Rana Soliman


       The water hit the spoon’s surface and splashed all over her. Her blouse, pants and the floor got wet. Soraya blamed Umm-Kulthum’s beautiful voice for the distraction. She was keen on finishing the dishes while listening to the eight o’clock classical Arabic music radio program before the miss woke up. 
       The miss had commented before to her that those songs encouraged women to be obsessed about love. And then she rambled and said big words such as; independence, empowerment and the type of words you hear from politicians. Soraya found solace in Umm Kalthum’s songs, what mattered more than love anyway? If it wasn’t for Umm Kalthum’s voice, she wouldn’t have had a song that reminded her of her walks with her mother to the bakery for fresh bread straight out of the oven. They would then fill it with home made chips, shared a bottle of coke, sat on the street benches overlooking the Nile and devoured their feast. This must be her favorite memory of time spent with her mother. Neither would she have had a song that reminded her of the first time Mohsen held her hand when they were strolling in the Azhar park and he confessed his love to her. Those songs kept her company and at times her peace.
       This was Soraya’s first job in the city. After her mother became sick, her family moved to the city in hopes of finding better medical treatments, and Soraya had begun to work to help her family out. Soon her mother died. And her father health conditions quickly deteriorated and could no longer go to work regularly. That is what happens to someone when love is gone, Soraya believed. She quickly found herself barely seventeen and the main source of income in the household. She had to drop out of her last year in school to accommodate the new working hours. Back then she made a vow to herself, that once things began to settle she would go back to school. Now it had been two years already and nothing changed. 
       When she had first arrived at Amal’s house she was wearing one of her favorite mother’s long sleeve dresses; Amal then gave her a long inquisitive look, left her for few minutes without explanation, came in, handed her a couple of old pants and blouses and asked her to wear them instead. She told her that she would not tolerate looking at those ugly dresses. They reminded her of the poor women who worked in the field. She meant the peasants of course. It was not absolutely horrible to work for this bachelorette; at least during day-time she had to clean after one person only. 
       “Important people visit me. So you should look presentable,” Amal would say every time she gave her clothes.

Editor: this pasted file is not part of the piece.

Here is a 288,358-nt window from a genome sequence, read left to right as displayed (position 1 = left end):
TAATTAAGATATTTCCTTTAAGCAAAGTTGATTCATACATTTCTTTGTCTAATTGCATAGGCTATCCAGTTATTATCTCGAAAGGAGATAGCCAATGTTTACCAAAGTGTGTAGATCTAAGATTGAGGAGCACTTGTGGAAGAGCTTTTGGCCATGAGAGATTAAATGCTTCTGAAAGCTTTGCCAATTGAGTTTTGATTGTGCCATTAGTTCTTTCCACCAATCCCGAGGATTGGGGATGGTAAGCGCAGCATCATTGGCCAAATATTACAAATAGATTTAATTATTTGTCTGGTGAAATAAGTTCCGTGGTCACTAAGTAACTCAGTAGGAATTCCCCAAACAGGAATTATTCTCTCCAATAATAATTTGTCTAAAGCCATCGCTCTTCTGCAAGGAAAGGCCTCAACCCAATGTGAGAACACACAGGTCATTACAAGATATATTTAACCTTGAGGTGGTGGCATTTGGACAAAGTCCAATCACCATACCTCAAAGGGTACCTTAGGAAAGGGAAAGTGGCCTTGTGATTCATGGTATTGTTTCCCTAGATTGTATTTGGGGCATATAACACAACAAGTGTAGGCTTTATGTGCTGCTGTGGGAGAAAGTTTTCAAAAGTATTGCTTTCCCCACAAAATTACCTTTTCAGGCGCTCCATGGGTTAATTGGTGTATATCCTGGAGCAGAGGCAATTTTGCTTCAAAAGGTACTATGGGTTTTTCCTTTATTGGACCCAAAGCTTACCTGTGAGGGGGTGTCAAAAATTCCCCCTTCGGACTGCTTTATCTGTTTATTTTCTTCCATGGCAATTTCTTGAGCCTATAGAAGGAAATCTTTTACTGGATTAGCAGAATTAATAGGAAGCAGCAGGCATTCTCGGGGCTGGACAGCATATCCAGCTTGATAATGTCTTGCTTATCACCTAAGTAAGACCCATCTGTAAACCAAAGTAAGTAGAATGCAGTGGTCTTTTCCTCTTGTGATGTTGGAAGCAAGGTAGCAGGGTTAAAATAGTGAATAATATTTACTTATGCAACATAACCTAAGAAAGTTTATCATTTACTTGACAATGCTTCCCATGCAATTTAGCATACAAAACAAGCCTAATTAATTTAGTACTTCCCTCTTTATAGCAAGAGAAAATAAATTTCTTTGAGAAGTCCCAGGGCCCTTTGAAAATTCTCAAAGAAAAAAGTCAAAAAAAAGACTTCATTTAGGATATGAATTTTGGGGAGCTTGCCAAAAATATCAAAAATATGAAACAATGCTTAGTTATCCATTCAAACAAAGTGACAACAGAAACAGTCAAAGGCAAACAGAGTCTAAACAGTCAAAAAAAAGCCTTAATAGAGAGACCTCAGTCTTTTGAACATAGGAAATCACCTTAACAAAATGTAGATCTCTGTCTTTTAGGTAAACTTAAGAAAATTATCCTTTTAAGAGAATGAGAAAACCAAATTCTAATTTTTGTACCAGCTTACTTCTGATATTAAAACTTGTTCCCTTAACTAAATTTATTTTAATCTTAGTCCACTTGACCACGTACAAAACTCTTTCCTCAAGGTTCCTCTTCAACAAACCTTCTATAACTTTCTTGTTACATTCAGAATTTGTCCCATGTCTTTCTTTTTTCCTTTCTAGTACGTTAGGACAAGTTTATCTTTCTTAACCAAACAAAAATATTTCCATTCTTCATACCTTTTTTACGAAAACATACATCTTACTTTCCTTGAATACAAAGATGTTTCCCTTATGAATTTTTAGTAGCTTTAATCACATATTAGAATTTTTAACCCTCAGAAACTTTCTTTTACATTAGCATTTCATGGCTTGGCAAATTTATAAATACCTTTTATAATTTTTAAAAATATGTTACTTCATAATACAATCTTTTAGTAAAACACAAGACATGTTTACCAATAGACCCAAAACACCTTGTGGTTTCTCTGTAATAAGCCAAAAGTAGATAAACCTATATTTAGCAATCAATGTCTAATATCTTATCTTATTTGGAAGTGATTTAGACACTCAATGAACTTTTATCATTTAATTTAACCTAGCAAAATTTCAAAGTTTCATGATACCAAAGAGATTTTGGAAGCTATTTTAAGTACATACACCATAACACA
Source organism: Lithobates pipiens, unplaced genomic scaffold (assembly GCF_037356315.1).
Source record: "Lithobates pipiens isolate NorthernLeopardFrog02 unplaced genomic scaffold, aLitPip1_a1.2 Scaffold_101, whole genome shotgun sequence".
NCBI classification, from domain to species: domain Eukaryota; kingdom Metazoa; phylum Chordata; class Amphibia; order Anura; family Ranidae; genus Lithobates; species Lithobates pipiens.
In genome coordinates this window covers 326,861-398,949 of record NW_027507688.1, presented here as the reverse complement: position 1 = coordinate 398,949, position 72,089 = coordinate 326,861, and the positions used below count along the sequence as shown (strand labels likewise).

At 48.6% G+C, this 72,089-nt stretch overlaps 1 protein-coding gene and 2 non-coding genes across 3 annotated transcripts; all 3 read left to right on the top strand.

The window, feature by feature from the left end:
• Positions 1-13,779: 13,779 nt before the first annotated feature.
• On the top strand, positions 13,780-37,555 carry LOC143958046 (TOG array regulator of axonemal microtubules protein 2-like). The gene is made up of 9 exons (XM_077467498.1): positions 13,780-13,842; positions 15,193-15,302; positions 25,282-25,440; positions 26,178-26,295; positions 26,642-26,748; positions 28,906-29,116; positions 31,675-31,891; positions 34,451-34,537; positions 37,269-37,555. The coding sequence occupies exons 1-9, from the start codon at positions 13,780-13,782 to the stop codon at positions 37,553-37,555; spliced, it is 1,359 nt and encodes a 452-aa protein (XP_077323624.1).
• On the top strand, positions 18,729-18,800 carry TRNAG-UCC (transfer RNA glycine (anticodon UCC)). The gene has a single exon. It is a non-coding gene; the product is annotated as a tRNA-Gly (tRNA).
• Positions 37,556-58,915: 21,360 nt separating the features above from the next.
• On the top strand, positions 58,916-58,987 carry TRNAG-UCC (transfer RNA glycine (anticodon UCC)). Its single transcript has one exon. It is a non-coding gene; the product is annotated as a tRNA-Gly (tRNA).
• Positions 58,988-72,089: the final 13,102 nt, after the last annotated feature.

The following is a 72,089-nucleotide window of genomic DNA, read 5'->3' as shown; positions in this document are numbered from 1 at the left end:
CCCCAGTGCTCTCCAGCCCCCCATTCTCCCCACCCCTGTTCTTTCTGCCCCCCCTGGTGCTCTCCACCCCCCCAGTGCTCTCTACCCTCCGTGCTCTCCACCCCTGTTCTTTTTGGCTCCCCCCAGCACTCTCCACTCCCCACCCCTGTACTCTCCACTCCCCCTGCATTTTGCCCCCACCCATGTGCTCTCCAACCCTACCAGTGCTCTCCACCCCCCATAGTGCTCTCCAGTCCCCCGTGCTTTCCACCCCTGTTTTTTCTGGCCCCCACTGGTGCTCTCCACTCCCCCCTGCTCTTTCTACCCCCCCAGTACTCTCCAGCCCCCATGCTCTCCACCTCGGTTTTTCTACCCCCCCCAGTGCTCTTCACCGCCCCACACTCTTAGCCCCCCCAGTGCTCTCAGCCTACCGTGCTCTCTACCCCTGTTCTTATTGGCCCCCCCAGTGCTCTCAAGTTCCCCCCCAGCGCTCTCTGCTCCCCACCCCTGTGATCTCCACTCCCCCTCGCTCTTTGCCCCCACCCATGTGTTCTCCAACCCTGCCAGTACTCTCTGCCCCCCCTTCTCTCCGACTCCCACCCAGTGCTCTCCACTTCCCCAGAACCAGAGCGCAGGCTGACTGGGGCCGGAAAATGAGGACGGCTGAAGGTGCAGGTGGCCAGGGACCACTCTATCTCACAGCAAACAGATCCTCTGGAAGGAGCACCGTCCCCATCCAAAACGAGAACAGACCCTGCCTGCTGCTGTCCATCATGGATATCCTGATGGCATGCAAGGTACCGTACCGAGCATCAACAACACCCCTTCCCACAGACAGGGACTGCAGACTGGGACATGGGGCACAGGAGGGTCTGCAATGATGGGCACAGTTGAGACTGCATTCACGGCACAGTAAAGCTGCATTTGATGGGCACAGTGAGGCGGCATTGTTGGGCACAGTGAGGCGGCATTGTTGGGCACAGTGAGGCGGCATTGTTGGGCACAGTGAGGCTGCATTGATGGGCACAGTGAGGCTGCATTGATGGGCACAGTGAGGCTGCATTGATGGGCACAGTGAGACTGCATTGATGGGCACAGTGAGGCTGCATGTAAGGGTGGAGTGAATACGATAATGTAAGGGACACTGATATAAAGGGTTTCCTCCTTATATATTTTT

She was not used to wearing pants it made her feel conscious. Yet she politely accepted them from her and wrapped a jacket around her waist to cover her back. Her body looked slim in those tight clothes. She couldn’t begin to think what her mother would say had she seen her walk like this in the village. Maybe Mohsen would like it, or maybe not, she could not tell. But mother, she wouldn’t.
       She sized the mess she had caused, and quickly searched for a piece of cloth to dry the sink and the wet floor.
        “What was that?” Amal asked coming out of her room and yawning. 
        “Nothing,” Soraya replied as she dried the last wet spot on the floor, “Nothing to worry about Miss.” Amal came into the living room that was an extension to the open kitchen. She leaned on the kitchen’s counter for a minute. The next minute she stretched on the ground in awkward poses. She wore pink sweatpants and a white tank top. And her hair curled in rollers.  
       She looked past Soraya and gestured with her hands, pretending she had a cup she was about to sip from. Soraya’s stomach churned whenever Amal did that, why couldn’t she just ask. 
       “Right away,” she mumbled. 
       Soraya rushed to fix her some coffee. She could now finally perfect American coffee. Before Amal showed her how to, she could only make regular Turkish coffee. 
       Soraya memorized by heart how the scene played out every single day. It was a Friday morning, that meant that the miss woke up late and didn’t have to work. And like every weekend she woke up with what looked like a bad headache, and then asked for her coffee fix while staring at her cellphone. She’d then cover herself with the blanket she kept at the reception’s couch, cuddle her cat, Sonfera, and watch TV till noon. 
       By that time of the day; Soraya would have already finished cleaning the kitchen, swept the floors of the living room and the reception, and started off with the window cleaning. 
During the week the miss worked in one of the prestigious companies. Soraya looked at her while waiting for the coffee to boil. She had the perfect teeth. The perfect skin. Silky hair that was now rolled, golden at the ends and brown at the roots. She looked like a goddess. Probably that’s what money does to people. 
       “Tell me Soraya, do you love this Mohsen of yours?”
       Soraya bit her lower lips. She didn’t remember why she had ever mentioned Mohsen to her. 
       “When are you getting married then?”